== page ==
Saturday, December 24, 2011

Peace and Joy

Christmas Eve, and the lights of the season shine out, bringing hope of peace, joy, and love.  From my house to yours, holiday wishes for everything good, and a bright and happy New Year!

Oliver did NOT like the cat Santa hat, so his expression is less than pleased, but he is a very happy boy with all the holiday activity, packages to unwrap, food to explore, house to clean, acorns from under the couch for fabulous kitty hockey.  I finally got a coffeemaker, his first ever, and he has been stalking its gurgling sound on the counter as I run plain water through it.  He is entranced.  It's the little things that give delight.

May your holidays be filled with "the little things."

Saturday, December 10, 2011

Quilt Journeys: Three Quilters

The new exhibit featuring work of three quilters is now open at the National Quilt Museum in Paducah, KY.  My quilts are part of this exhibit that shows the journey we all take as we travel through this grand adventure of quiltmaking, shown above.   It will run through March 13, 2012.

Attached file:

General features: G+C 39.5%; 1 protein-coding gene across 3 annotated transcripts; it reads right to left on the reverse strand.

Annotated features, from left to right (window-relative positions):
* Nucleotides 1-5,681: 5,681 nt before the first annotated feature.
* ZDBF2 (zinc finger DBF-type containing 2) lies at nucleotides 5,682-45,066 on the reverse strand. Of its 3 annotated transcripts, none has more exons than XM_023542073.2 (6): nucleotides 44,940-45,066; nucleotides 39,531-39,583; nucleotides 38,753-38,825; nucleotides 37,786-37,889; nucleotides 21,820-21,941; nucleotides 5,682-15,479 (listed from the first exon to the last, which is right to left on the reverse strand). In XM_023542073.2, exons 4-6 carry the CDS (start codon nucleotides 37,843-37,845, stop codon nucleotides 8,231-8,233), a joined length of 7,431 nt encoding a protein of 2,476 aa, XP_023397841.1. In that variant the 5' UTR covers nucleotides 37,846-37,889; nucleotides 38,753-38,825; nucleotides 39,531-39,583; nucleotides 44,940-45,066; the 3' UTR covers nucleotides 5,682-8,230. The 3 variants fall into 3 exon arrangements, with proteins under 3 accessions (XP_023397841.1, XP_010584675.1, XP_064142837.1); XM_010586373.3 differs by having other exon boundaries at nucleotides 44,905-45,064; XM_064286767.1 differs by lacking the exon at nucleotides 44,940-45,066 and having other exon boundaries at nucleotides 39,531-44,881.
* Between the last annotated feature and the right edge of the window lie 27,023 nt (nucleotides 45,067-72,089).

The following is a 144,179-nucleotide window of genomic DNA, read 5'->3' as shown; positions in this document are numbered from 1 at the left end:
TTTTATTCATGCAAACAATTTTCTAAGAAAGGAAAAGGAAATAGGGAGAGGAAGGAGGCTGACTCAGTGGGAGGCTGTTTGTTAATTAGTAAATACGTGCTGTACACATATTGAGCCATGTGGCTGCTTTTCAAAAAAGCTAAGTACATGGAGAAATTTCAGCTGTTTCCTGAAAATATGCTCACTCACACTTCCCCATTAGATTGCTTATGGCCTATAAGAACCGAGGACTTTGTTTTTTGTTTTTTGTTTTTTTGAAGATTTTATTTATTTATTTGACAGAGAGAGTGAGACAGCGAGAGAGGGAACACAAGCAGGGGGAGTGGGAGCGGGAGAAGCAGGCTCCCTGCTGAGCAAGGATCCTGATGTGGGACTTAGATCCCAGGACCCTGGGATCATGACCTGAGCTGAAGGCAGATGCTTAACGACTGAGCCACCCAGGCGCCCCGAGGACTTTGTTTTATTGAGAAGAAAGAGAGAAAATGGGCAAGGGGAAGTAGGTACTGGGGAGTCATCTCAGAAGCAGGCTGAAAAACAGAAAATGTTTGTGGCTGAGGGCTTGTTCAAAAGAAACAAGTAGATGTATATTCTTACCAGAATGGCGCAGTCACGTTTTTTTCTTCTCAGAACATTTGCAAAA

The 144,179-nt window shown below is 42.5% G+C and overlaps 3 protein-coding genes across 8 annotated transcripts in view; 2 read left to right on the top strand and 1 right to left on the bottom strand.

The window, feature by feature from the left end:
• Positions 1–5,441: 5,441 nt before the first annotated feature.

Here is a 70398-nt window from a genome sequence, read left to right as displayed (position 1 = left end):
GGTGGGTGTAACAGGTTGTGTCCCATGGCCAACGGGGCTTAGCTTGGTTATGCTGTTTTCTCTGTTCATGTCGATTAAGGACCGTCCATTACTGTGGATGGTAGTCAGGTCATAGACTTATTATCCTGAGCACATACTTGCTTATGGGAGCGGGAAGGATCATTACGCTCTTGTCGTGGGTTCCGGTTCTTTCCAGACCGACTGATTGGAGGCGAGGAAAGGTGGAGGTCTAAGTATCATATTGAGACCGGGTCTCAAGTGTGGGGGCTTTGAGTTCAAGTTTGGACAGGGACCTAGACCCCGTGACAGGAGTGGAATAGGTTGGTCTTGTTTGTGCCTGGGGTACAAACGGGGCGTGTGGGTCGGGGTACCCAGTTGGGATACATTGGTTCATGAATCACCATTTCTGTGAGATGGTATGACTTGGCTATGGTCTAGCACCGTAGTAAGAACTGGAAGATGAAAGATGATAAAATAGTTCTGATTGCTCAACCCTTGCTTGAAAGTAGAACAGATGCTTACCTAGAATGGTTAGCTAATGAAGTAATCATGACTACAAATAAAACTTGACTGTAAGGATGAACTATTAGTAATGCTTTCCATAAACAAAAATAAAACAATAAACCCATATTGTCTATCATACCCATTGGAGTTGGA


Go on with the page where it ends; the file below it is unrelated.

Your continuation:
When I was invited to participate in this exhibit, although so honored, I was very reluctant to show my early work.  Then I decided the entire point was to allow the viewer to see up close the beginnings, the flickers of inspiration along the way, the development of techniques and skills, which allowed art and ideas to be expressed in cloth by the final quilts that are shown. 

It is a huge honor to have my work showcased at the National Quilt Museum, and I hope many of you can see this exhibit and be inspired in your own quilting journeys, by my work and the quilts of two other quilters.

Included are some of my very first quilts, done mostly with a walking foot and invisible thread.  My early free motion work is there, and the beginnings of the kind of quilting I love to do now show up in all the quilts, but the techniques and machine skills definitely improve as the quilts progress.